Recovery has only begun, and it still involves pain. The first knuckle still doesn't flex both because of the swelling and bruising. The wound is still highly visible, very sensitive and highly subject to fiery-painful reinjury. The skin has turned purple, registering contusion damage late in the game. But I've graduated from bandage to Band-aid, and I can even buckle my own bra strap now. (Just like anything, I suppose, being injured makes being alone seem more complicated, but it would also complicate things for anyone who doesn't have a full-time entourage taking care of their every need already. Still there were a few moments and tasks that stunned me with their difficulty and my own fears mocking me behind the obstacle: "you should have someone to help you with this. See? You're alone. You'll never have someone to take care of you if you get sick or injured again. All those people who expressed sympathy on facebook wouldn't put their time or effort on the line, either.") The ugliness of these lies sometimes overwhelms. Hope is a choice.
I have more mobility navigating simple tasks that seemed so impossible and painful initially. I have almost full use of the rest of the left hand back, where it was initially hampered by babying the injured finger.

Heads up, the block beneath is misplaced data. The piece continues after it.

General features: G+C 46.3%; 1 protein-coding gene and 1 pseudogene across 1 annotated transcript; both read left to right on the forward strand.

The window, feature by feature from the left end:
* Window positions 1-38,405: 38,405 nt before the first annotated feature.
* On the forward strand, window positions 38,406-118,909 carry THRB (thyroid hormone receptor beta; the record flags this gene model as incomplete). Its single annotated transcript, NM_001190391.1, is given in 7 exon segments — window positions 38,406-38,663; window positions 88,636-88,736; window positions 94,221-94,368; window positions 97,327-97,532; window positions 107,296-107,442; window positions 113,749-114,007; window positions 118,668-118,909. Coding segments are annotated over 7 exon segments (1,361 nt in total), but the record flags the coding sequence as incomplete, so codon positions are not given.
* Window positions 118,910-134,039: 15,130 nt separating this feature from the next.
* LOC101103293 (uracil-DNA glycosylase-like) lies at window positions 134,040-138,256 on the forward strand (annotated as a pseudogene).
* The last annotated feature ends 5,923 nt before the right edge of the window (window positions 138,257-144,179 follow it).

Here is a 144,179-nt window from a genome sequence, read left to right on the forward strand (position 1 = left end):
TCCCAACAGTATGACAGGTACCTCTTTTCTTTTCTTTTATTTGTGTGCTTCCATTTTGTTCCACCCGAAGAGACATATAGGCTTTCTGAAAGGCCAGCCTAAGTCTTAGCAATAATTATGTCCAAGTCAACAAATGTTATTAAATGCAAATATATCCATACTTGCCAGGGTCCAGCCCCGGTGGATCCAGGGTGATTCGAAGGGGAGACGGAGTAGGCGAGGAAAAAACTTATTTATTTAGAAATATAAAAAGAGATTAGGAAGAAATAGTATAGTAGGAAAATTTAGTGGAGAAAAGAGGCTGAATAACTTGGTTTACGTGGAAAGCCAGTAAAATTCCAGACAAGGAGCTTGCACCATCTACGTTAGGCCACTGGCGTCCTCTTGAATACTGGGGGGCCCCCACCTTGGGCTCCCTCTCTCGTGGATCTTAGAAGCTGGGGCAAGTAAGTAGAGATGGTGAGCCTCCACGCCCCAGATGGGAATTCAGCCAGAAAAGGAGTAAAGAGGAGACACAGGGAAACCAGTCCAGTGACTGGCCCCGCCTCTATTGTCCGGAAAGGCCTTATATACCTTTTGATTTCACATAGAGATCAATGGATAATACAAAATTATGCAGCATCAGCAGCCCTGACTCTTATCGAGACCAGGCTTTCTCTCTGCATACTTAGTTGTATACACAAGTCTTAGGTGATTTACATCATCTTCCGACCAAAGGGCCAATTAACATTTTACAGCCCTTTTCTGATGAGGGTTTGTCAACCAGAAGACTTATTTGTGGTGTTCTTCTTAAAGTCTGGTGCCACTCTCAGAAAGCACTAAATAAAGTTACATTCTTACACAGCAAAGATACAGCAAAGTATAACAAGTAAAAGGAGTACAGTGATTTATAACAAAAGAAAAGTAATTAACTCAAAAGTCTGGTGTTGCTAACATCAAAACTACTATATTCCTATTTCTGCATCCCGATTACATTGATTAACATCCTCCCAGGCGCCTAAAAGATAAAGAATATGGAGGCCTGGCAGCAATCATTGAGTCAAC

It's still the oddest, lightest tasks that bring an occasional gasp of pain. Stretching, grasping, reaching for something. At work, I'm actually coping quite well with my left middle finger working overtime on the keyboard. I dropped a good 30 WPM in typing speed.
In fact, I'm quite sure I could have lost the fingertip entirely and carried on relatively normally. Except for when those infrared hand-scanners from Back to the Future come around, i'll be too easily identifiable.
My sister's boyfriend, an RN, removed three stitches on Wednesday last week, after the prescribed 10 days. The other four I removed myself on Friday, per the second doctor's advice. Strange, electric sensations still buzz along occasionally, but you can see the skin reforming, mercifully covering the damage, protecting the vulnerable flesh, rewrapping it in its delicate armor. Most of the fingertip is still numb, including the cuticle, which is fine by me because now painful hangnails are one thing I don't have to worry about for a while.
Soon it will be presentable enough to be photographed without causing you, dear blog readers, excessive sympathy pain and wincing.